Recently, Symfony went from Zend-like bloat and rigidity to extreme decoupling and modularity. With the new Developer Experience initiative, Symfony has done a Laravel-style 180° and dove right into making its components more end-user friendly, its docs more complete, and its AppBundles unbundled, simplifying entry and further development almost exponentially. Considering user friendliness, it’s a long way from “best pals friendly” but it’s definitely no longer hostile. One factor that contributes to this factor a lot is their continuous pushing out of new components that are incredibly useful outside of Symfony’s context. One such component is the new VarDumper.
You’re developing a feature. You either don’t feel like writing tests, or what you’re developing needs some variable testing in the middle of a function - something you can’t quite cover with a test. Inevitably, you resort to something like
die(var_dump($var));. Even if you’ve abstracted it into a shorthand method like
vddd($var), it’s still clumsy and unreadable, and tends to leave debugging snippets around your code, either as comments or, even worse, as code that can actually be triggered.
There’s little choice in the matter - sometimes we simply need our
vddds. And sure, if you’re an Xdebug user, you’re probably used to a slightly better looking output than the raw PHP prints. Still, few good solutions existed that beautified this output for us enough to make it worth installing a dev dependency. Until VarDumper.
Continue reading %No More var_dump – Introducing Symfony VarDumper!%
Virtualization for Developers
March 19, 2015 20:00 CDT
Composer the Right Way
March 19, 2015 20:00 CET
- I have the honor today of writing a guest blog post on Igor Wiedler's Blog about Compilers. If you don't know @igorwhiletrue, he's pretty much the craziest developer that I know. And crazy in that genious sort of way. He's been doing a series of blog posts about Stack Machines and building complex runtimes from simple components. Well, today I authored a guest post on compiling code to run on said runtime. The compiler only took about 100 lines of code!!!
If you have played with Elasticsearch, you already know that analyzing and tokenization are the most important steps while indexing content, and without them your pertinency is going to be bad, your users unhappy and your results poorly sorted.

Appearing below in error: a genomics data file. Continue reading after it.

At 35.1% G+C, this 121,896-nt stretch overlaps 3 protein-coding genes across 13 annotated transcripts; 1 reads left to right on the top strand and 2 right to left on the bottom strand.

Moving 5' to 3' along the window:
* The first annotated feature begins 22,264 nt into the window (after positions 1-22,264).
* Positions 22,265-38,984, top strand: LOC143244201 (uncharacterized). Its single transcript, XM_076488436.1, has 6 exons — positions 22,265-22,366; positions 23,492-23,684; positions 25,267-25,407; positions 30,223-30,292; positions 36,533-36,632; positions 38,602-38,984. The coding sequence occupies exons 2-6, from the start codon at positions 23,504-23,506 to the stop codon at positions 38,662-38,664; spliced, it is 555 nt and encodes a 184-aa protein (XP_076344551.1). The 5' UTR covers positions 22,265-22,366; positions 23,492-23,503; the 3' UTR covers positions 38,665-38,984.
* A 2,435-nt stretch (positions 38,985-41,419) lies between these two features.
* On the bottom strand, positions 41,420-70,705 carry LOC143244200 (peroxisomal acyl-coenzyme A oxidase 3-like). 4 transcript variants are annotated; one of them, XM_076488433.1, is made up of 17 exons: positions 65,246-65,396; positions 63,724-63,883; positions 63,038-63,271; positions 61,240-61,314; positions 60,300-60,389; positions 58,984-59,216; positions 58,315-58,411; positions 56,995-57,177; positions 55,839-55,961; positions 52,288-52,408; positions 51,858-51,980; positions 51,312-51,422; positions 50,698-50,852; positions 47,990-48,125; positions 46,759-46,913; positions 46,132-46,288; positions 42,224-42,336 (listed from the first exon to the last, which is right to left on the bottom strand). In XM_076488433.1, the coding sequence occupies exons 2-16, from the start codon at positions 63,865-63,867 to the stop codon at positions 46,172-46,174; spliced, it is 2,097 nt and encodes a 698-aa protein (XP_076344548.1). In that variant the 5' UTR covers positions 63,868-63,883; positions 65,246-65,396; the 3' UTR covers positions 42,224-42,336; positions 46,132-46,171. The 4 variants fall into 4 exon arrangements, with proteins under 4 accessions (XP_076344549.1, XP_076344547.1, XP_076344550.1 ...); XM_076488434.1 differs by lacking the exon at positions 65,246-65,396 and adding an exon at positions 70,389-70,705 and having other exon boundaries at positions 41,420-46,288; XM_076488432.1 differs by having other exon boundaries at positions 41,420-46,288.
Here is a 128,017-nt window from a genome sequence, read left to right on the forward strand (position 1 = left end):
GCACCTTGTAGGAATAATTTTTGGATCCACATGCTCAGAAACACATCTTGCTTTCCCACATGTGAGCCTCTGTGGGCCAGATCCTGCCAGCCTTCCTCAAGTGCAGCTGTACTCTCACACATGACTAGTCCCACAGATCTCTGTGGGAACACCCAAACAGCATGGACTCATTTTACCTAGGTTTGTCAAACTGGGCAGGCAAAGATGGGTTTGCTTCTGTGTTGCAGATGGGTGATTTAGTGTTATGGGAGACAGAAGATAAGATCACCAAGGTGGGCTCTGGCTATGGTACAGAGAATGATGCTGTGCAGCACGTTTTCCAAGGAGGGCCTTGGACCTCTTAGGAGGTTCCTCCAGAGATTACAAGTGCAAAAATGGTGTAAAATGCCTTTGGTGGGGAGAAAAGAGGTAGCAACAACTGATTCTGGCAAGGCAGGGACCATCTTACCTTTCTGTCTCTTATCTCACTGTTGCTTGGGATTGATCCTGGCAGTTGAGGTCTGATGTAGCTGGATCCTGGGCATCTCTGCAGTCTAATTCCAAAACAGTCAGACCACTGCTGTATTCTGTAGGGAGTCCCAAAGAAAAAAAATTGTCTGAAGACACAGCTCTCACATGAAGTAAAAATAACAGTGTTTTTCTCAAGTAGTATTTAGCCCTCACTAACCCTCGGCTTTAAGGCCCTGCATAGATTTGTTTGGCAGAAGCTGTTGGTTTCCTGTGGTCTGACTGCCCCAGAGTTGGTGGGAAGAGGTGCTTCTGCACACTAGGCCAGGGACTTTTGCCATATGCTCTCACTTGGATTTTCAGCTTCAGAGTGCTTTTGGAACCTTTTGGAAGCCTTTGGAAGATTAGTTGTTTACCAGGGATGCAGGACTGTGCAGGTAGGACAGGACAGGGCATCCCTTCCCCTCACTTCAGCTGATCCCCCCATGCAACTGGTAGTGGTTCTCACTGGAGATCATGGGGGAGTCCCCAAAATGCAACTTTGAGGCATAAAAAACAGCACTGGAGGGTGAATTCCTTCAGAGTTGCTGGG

Even with English content you can lose pertinence with a bad stemming, miss some documents when not performing proper elision and so on. And that’s worse if you are indexing another language; the default analyzers are not all-purpose.
When dealing with Chinese documents, everything is even more complex, even by considering only Mandarin which is the official language in China and the most spoken worldwide. Let’s dig into Chinese content tokenization and expose the best ways of doing it with Elasticsearch.
What is so hard about Chinese search?
Chinese characters are logograms, they represents a word or a morpheme (the smallest meaningful unit of language). Put together, their meaning can change and represent a whole new word. Another difficulty is that there is no space between words or sentences, making it very hard for a computer to know where a word starts or ends.
There are tens of thousands of Chinese characters, even if in practice, written Chinese requires a knowledge of between three and four thousand. Let’s see an example: the word “volcano” (火山) is in fact the combination of:
- 火: fire
- 山: mountainsky
Our tokenizer must be clever enough to avoid separating those two logograms, because the meaning is changed when they are not together.
Continue reading %Efficient Chinese Search with Elasticsearch%
In this article I’m going to walk you through Medoo, a lightweight database abstraction library for PHP. Its main features include:
- Support for multiple databases - it supports MySQL, MariaDB, Sybase, MS SQL, PostgreSQL, and Oracle.
- Secure - prevents SQL injection, it uses PDO.
- Easy to use - its API is very intuitive.
While Medoo is nothing revolutionary, and the fact that it sports a very small filesize matters little to few, it’s still an interesting project that went from being outright dismissed to vaguely accepted, as evident in these threads. It’s on its way up, and that’s our reason for taking a look at it.
Even though the website recommends installing it by downloading a file and including it in your project, you should use Composer to do so.
Continue reading %Getting Started with Medoo – Examples of Use%